A transgender woman is suing the Japanese government over a law that prevents her from having her legal gender officially changed from “male” to “female” – only because she has an 8-year-old child.
In Japan, transgender people who want to legally change their gender must appeal to a family court. Under the law, applicants must undergo a psychiatric evaluation and be surgically sterilized. They also have to be single and without children who are younger than 20.
In this case, the 52-year-old transgender woman has already undergone sex reassignment surgery (a requirement of the Japanese law) and relinquished custody of her child. Still, the burdensome and unfair law remains a barrier to her identity being legally recognized.
Many transgender people are parents. Studies in the United States show that between 25 percent and 50 percent of trans people have children, that trans parents overwhelmingly report positive relationships with their children, and that having a trans parent has no impact on a child’s development.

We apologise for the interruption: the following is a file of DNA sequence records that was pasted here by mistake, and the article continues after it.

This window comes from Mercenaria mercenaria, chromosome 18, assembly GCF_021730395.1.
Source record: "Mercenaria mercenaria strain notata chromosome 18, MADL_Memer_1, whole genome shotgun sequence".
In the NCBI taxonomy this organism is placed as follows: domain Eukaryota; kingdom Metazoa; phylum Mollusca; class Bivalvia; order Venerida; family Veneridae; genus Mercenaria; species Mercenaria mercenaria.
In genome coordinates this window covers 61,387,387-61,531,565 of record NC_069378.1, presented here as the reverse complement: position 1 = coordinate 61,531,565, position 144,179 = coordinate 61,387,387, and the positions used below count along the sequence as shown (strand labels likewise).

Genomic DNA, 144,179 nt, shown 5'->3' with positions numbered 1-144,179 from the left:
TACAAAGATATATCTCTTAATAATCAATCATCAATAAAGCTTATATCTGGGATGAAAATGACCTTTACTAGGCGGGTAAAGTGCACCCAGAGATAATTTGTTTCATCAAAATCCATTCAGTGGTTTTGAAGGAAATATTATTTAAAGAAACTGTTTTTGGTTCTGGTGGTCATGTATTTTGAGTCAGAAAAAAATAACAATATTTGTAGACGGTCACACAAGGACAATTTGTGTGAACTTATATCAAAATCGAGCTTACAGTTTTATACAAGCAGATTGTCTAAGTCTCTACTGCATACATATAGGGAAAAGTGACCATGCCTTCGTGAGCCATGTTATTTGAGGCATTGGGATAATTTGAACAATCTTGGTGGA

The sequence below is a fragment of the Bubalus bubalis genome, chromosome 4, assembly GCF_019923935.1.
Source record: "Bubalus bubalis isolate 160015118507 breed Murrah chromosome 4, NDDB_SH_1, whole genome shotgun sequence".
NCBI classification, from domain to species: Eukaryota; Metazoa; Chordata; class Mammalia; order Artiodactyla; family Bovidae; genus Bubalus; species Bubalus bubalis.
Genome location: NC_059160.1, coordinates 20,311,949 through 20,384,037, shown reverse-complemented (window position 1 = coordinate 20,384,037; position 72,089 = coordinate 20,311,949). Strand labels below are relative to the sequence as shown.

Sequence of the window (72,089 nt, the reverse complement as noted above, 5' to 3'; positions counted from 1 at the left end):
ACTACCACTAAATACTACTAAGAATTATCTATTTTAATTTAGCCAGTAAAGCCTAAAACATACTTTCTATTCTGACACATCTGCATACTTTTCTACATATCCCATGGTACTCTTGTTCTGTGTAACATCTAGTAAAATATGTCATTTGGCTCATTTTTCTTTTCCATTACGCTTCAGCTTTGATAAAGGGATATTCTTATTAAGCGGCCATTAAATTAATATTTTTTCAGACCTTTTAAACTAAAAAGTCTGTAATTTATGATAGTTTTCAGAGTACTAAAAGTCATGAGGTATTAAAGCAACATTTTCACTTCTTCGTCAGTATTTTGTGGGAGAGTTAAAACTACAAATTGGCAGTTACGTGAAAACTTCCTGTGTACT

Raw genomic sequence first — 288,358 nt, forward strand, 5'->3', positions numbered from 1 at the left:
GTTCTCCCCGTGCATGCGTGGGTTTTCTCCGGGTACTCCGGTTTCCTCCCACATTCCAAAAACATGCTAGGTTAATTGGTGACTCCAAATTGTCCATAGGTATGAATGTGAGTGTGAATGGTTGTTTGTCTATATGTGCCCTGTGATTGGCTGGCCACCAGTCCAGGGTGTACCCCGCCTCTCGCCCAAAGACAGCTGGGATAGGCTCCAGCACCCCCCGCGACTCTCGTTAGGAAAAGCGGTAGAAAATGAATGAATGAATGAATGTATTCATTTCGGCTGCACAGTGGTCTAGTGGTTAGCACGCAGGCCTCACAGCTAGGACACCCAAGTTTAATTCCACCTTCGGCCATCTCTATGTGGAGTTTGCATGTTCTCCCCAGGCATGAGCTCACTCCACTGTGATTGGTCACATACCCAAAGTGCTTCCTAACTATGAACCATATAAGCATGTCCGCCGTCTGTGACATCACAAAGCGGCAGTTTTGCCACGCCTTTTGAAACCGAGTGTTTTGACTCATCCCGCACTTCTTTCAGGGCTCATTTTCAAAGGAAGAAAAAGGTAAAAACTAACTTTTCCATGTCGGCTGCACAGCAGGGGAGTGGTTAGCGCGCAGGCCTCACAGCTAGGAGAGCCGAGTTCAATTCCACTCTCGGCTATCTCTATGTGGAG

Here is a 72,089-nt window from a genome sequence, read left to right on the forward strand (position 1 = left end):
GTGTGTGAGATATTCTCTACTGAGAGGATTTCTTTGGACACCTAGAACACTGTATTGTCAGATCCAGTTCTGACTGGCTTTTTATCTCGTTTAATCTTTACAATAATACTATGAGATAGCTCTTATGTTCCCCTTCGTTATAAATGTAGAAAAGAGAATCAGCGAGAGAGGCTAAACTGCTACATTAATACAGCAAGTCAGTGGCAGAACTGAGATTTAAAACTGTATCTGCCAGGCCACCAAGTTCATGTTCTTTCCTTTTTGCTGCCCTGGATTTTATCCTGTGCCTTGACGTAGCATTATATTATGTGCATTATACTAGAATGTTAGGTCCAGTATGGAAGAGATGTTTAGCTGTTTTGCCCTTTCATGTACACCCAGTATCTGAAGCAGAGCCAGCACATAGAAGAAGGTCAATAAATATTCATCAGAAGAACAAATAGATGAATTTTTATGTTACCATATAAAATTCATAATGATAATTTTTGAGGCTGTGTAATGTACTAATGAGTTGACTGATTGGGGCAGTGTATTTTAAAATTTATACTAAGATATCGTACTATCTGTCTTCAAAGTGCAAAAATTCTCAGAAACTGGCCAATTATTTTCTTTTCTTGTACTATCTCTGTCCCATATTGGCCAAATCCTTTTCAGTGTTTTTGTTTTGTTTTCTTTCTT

Fumino Sugiyama, a prominent LGBT rights activist in Tokyo and transgender man, has written that his inability to be legally recognized as male has caused him significant hardship. He also said that “the most painful thing for me to grapple with is that I am not a legal guardian of my infant child. It doesn’t matter how many times I change diapers or feed the baby, I have no legal rights.”
In January 2019, Japan’s Supreme Court upheld a lower court ruling that the law did not violate Japan’s constitution. However, two of the justices recognized the need for reform. “The suffering that [transgender people] face in terms of gender is also of concern to society that is supposed to embrace diversity in gender identity,” they wrote.
In 2017, during its Universal Periodic Review at the United Nations Human Rights Council, the government of Japan pledged to revise this law. UN experts and the World Professional Association for Transgender Health have both urged Japan to eliminate the discriminatory elements and to treat trans people, as well as their families, the same as other citizens.
Japan’s requirements for transgender legal recognition are onerous, discriminatory, and humiliating. The law is harming not only trans people, but also their children.